North Sea rethink

Shell takes fresh look at Cambo oil and gas field

Stop Cambo
Campaigners influenced public opinion

Energy giant Shell may reverse its decision not to invest in the Cambo oil and gas field in the North Sea.

Rising oil prices and a new focus on domestic supplies of energy has encouraged the company to take a fresh look at opportunities in the region.

It decided not to proceed with the Cambo field west of Shetland in December when it said there was no economic case, though environmental campaigners were also said to have played a part in its decision just weeks after the COP26 summit.

Since then the price of crude oil has shot up from $70 a barrel to more than $130 and early today Brent futures were up $3.18, or 2.75%, to $118.80 a barrel as the Russian conflict has added to uncertainty over supplies.

It is now said to be looking again at Cambo, and last week the company resubmitted an application to develop the Jackdaw North Sea gas field – off the east coast of Scotland – having had it turned down in October by environmental regulators.

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Shell has a 30% stake in Cambo with the majority owned by Siccar Point Energy which said Cambo could deliver 170 million barrels of oil over 25 years, and 53.5 billion cubic feet of gas.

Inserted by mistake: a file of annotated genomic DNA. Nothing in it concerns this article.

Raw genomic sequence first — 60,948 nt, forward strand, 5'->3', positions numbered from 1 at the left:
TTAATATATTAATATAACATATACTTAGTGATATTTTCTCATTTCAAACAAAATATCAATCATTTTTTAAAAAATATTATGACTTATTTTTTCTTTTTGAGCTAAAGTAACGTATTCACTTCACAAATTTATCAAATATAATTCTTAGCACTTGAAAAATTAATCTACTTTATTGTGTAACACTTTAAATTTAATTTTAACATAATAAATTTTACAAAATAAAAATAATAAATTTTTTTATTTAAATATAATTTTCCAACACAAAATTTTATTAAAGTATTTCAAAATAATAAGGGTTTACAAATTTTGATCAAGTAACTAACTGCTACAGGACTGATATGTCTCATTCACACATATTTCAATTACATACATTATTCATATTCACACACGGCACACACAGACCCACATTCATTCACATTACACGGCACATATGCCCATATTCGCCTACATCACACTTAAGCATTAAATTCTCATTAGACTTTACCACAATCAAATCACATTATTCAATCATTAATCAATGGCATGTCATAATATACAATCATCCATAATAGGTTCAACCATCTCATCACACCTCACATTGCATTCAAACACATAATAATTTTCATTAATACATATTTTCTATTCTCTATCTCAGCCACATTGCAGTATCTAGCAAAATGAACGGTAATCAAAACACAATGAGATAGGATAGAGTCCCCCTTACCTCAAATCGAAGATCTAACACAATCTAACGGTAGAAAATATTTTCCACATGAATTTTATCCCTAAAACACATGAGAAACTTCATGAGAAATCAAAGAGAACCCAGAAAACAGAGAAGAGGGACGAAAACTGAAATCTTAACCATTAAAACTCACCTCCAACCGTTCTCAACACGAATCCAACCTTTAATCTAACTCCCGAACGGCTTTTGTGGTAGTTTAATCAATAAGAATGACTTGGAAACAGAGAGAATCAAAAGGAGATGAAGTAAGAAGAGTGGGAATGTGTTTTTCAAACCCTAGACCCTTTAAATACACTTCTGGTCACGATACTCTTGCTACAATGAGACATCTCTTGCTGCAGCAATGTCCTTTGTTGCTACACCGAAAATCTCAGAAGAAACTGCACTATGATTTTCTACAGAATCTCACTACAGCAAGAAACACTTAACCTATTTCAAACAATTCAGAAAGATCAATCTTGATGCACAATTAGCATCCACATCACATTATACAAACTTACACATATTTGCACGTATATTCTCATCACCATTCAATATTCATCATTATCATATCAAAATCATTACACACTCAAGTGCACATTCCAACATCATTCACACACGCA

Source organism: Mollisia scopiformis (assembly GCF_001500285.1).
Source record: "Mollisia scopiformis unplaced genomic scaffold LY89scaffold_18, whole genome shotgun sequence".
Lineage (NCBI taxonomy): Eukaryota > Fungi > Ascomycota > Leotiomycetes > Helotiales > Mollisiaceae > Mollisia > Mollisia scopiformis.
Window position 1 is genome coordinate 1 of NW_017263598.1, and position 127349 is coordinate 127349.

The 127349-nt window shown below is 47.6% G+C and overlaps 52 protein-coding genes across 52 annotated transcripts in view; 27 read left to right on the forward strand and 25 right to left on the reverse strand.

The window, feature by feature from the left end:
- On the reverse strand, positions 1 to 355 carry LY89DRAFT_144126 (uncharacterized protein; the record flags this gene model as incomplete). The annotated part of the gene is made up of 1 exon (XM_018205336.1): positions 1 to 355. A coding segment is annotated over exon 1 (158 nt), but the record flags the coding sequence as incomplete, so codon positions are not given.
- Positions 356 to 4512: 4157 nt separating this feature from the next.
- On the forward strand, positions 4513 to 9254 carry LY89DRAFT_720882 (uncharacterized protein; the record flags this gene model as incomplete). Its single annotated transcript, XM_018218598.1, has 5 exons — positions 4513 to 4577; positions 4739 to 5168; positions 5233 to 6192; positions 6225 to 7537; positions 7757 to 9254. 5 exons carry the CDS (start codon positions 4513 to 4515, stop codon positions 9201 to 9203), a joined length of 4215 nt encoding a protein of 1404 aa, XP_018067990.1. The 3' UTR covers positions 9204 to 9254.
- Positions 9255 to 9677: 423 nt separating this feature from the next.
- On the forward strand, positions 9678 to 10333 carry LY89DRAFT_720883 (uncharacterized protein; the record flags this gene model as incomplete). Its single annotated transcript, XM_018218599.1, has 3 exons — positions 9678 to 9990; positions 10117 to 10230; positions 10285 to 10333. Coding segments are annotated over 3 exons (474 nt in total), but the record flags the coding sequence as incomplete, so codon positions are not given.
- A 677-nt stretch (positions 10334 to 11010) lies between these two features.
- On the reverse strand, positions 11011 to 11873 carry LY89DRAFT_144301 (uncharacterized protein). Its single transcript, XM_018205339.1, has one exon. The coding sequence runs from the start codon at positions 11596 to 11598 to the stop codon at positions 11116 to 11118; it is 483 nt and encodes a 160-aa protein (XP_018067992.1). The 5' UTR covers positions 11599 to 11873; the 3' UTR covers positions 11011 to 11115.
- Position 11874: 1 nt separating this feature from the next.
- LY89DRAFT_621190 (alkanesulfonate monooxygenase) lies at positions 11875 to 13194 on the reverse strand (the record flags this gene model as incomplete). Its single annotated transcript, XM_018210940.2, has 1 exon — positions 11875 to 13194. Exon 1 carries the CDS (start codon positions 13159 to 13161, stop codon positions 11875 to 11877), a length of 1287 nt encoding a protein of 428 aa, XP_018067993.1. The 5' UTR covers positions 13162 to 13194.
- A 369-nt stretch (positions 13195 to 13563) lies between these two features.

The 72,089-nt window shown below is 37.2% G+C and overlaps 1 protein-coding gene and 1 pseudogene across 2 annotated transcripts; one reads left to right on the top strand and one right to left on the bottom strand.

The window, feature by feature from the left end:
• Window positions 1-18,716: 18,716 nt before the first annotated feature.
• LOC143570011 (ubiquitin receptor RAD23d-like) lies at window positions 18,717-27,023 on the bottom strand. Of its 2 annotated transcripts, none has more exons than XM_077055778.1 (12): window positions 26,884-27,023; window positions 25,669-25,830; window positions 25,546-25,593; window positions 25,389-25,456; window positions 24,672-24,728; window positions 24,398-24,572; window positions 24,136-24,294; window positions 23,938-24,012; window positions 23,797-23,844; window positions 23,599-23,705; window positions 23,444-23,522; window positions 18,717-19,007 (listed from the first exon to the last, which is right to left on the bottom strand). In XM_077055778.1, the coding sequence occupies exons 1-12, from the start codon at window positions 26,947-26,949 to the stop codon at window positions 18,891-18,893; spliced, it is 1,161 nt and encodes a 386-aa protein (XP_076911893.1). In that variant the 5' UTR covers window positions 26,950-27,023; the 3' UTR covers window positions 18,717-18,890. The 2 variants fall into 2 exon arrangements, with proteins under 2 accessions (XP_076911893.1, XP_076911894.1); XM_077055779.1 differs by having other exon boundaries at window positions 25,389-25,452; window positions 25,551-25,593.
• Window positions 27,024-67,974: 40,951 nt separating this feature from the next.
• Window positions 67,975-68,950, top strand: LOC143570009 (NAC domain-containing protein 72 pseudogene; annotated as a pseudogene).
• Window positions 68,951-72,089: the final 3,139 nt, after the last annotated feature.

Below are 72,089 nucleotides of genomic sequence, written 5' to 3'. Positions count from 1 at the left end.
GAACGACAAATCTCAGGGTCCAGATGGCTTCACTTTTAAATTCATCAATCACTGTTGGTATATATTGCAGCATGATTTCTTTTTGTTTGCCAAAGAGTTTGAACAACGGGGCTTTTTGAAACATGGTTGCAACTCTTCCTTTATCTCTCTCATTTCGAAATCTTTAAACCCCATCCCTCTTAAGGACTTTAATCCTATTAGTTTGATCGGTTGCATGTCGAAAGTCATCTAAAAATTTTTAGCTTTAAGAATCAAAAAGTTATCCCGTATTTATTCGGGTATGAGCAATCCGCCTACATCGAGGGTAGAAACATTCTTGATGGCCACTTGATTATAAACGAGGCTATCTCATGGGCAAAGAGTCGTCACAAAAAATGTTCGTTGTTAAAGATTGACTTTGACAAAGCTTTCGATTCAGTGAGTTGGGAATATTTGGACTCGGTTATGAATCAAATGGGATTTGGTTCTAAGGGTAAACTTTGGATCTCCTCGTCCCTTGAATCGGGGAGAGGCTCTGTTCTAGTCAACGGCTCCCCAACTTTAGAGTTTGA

A week after Shell withdrew from Cambo, Siccar Point said it was “pausing” its plans. But chief executive Jonathan Roger insisted at the time that Cambo was a “robust project that can play an important part of the UK’s energy security providing homegrown energy supply and reducing carbon intensive imports, whilst supporting a just transition.”

The exploration licence dates back to 2001, but UK government must approve drilling.

Scotland’s First Minister Nicola Sturgeon stated that Cambo should not go ahead and has been criticised for putting both UK supplies and energy jobs at risk.

Opponents of Cambo argue that the oil that would be produced from Cambo would not be suitable for UK refineries and would have to be exported. This may boost Britain’s balance of payments but would not ease the UK’s imports.

Prime Minister Boris Johnson is spearheading the UK government’s desire for more oil and gas to be produced domestically to reduce the need on foreign supplies, but it insists that investment decisions are a commercial matter for the companies involved.

The UK government will announce its new energy strategy next week, which may also bring it into further conflict with the SNP-Green government in Scotland over nuclear as well as oil and gas.

Later this year the Oil and Gas Authority will announce the first oil and gas licensing round for new fields since 2020.

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